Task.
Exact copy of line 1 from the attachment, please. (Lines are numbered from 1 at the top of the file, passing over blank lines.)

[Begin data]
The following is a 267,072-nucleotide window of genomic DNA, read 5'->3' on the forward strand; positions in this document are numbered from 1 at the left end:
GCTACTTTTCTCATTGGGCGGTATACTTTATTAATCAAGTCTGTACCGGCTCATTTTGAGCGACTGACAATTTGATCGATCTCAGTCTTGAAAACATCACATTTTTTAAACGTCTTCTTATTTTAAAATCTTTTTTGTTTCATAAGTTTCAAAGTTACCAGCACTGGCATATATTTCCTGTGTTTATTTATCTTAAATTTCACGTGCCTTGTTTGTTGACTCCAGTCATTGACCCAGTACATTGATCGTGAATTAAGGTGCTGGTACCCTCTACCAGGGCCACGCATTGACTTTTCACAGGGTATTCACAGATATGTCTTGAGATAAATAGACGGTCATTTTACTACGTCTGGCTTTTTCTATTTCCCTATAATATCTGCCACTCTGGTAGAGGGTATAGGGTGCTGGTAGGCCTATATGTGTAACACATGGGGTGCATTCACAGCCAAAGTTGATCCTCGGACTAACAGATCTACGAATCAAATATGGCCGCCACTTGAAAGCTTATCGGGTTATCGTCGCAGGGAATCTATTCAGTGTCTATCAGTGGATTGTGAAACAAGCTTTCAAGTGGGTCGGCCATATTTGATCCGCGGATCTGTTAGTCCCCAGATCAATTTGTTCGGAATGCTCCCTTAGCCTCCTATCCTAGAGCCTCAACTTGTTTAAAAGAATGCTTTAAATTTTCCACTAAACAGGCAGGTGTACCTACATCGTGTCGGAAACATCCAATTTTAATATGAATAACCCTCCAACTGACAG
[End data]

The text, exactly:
The following is a 267,072-nucleotide window of genomic DNA, read 5'->3' on the forward strand; positions in this document are numbered from 1 at the left end: